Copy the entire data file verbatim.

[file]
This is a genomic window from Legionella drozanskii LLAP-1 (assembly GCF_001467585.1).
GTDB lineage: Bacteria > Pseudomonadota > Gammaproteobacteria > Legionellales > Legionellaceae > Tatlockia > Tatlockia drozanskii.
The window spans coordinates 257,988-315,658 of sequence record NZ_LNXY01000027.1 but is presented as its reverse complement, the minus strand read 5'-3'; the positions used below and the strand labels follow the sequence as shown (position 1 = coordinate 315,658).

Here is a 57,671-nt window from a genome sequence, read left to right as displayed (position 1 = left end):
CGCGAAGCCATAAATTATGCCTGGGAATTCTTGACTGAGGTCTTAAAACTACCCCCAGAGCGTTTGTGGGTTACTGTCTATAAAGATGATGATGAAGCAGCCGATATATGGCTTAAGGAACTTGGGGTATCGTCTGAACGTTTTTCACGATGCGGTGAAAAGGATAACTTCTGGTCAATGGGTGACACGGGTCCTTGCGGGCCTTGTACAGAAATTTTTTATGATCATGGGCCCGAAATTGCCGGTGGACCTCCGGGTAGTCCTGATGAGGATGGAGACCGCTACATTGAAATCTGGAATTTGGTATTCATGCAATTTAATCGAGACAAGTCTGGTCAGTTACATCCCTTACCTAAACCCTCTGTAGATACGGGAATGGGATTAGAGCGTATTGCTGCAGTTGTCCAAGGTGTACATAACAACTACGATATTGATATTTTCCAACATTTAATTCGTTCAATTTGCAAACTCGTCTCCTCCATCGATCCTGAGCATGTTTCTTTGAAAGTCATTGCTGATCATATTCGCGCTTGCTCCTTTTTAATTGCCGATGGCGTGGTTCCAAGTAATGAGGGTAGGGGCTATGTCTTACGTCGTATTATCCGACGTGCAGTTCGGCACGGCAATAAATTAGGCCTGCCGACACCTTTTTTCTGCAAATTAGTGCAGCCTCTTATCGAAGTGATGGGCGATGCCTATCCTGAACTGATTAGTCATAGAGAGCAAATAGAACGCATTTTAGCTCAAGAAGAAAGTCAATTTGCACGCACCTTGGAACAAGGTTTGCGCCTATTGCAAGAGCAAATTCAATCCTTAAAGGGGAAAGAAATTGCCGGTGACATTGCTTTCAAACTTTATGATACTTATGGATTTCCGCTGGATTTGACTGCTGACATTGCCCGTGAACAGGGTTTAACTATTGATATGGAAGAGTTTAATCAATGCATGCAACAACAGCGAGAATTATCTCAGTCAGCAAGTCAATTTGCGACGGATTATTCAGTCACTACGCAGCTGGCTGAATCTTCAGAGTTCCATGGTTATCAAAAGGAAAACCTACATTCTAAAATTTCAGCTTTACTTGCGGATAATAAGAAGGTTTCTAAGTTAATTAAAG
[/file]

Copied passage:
This is a genomic window from Legionella drozanskii LLAP-1 (assembly GCF_001467585.1).
GTDB lineage: Bacteria > Pseudomonadota > Gammaproteobacteria > Legionellales > Legionellaceae > Tatlockia > Tatlockia drozanskii.
The window spans coordinates 257,988-315,658 of sequence record NZ_LNXY01000027.1 but is presented as its reverse complement, the minus strand read 5'-3'; the positions used below and the strand labels follow the sequence as shown (position 1 = coordinate 315,658).

Here is a 57,671-nt window from a genome sequence, read left to right as displayed (position 1 = left end):
CGCGAAGCCATAAATTATGCCTGGGAATTCTTGACTGAGGTCTTAAAACTACCCCCAGAGCGTTTGTGGGTTACTGTCTATAAAGATGATGATGAAGCAGCCGATATATGGCTTAAGGAACTTGGGGTATCGTCTGAACGTTTTTCACGATGCGGTGAAAAGGATAACTTCTGGTCAATGGGTGACACGGGTCCTTGCGGGCCTTGTACAGAAATTTTTTATGATCATGGGCCCGAAATTGCCGGTGGACCTCCGGGTAGTCCTGATGAGGATGGAGACCGCTACATTGAAATCTGGAATTTGGTATTCATGCAATTTAATCGAGACAAGTCTGGTCAGTTACATCCCTTACCTAAACCCTCTGTAGATACGGGAATGGGATTAGAGCGTATTGCTGCAGTTGTCCAAGGTGTACATAACAACTACGATATTGATATTTTCCAACATTTAATTCGTTCAATTTGCAAACTCGTCTCCTCCATCGATCCTGAGCATGTTTCTTTGAAAGTCATTGCTGATCATATTCGCGCTTGCTCCTTTTTAATTGCCGATGGCGTGGTTCCAAGTAATGAGGGTAGGGGCTATGTCTTACGTCGTATTATCCGACGTGCAGTTCGGCACGGCAATAAATTAGGCCTGCCGACACCTTTTTTCTGCAAATTAGTGCAGCCTCTTATCGAAGTGATGGGCGATGCCTATCCTGAACTGATTAGTCATAGAGAGCAAATAGAACGCATTTTAGCTCAAGAAGAAAGTCAATTTGCACGCACCTTGGAACAAGGTTTGCGCCTATTGCAAGAGCAAATTCAATCCTTAAAGGGGAAAGAAATTGCCGGTGACATTGCTTTCAAACTTTATGATACTTATGGATTTCCGCTGGATTTGACTGCTGACATTGCCCGTGAACAGGGTTTAACTATTGATATGGAAGAGTTTAATCAATGCATGCAACAACAGCGAGAATTATCTCAGTCAGCAAGTCAATTTGCGACGGATTATTCAGTCACTACGCAGCTGGCTGAATCTTCAGAGTTCCATGGTTATCAAAAGGAAAACCTACATTCTAAAATTTCAGCTTTACTTGCGGATAATAAGAAGGTTTCTAAGTTAATTAAAG